We are already halfway through October. You might not know it, but October is National Domestic Violence Awareness Month.
Are you aware of domestic violence in your life? Do you know someone who is being abused? Are you scared of someone? Don’t stay silent. It’s time to speak up and talk to someone to get help.
Domestic violence affects millions of people, women and men, girls and guys. It affects every race, religion, culture, and social status. But did you know that domestic violence affects Native American women 50% more than any other race or gender?!On some reservations, the murder rate of Native women is 10X higher than the average, according to the National Coalition Against Domestic Violence.
That is why we need your voice!
You have the power to make a difference—in your own life and in the life of your family. Report domestic violence whenever you see it and whenever you experience it so that we can remove it from our culture and our lives.
You might be wondering, “What is domestic violence?”
Domestic violence is any violent or aggressive behavior in the home that involvesthe abuse of a spouse, a child, a girlfriend or a boyfriend. Many things can make domestic violence worse, including drinking, drugs, and stress.
Remember that domestic violence looks different for everyone.
It’s not just punches or black eyes. It’s yelling, belittling, and humiliation. It’s stalkingor manipulation, isolation, threats, and force of any kind. It is also stealing money, or keeping close tabs on you online, or monitoring your phone activities, non-stop texting, the silent treatment, or calling you names so often that you believe it.
If someone is being violent or manipulative to you, speak up!
You are 100% valuable and 100% worthy and 100% lovable. Do not ever let someone tell you differently! Do notlet someone treat you or talk to you with less respect or consideration than you deserve.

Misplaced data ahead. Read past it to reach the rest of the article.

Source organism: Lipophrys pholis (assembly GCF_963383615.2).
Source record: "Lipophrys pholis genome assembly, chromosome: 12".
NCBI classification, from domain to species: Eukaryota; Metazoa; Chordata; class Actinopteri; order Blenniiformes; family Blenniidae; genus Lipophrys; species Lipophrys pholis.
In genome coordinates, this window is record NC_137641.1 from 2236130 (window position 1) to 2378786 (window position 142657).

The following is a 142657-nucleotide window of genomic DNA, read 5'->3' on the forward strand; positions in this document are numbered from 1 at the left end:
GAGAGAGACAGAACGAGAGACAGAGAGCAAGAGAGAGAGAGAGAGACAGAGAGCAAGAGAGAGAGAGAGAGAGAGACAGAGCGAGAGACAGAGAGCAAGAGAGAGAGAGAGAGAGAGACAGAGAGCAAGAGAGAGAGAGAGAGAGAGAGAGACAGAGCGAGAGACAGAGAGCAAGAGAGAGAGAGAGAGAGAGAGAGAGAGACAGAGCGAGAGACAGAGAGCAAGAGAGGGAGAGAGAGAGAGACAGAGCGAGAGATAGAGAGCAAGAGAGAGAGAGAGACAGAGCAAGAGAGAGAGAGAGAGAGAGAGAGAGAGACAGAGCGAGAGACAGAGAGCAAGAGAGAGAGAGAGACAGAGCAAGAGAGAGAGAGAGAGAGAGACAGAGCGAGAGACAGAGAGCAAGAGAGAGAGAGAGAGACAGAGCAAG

If you have been the victim of abuse or domestic violence, you can get help to heal. You are not alone!
Caroline Felicity Antone is a native who grew up member of the Tohono O’odham Nation. When she was 14, her mother was killed by her father. Caroline had to leave the reservation because of the domestic abuse and she did not return until after she got help.
Eventually she became a counselor to help other Natives get help for domestic violence because many Native people never get the help they need. She said, “Since our tribal members don’t know about counseling in general, it’s very difficult to get them into counseling,” she said. “The shame, the hurt, the destruction of their souls, some of them, they feel it’s their fault.”
Domestic violence is NEVER your fault. You did not do anything to deserve it and you are not responsible for someone else’s anger or rage. Do not feel shame because of someone else’s inappropriate and illegal actions. They are the ones that need to change…not you!
Every October we talk about domestic violence, but it is a problem all year long. You can reach out and get help whenever you need it. Talk to a teacher, a counselor, a medical professional, or a police officer. Whoever you trust, talk to them so that you can get the help you need. Domestic violence grows in secrecy. Shine a light on it wherever you see it.
By speaking up and asking for help, you can make a difference—in your life, in your family’s life, and in the Navajo Nation!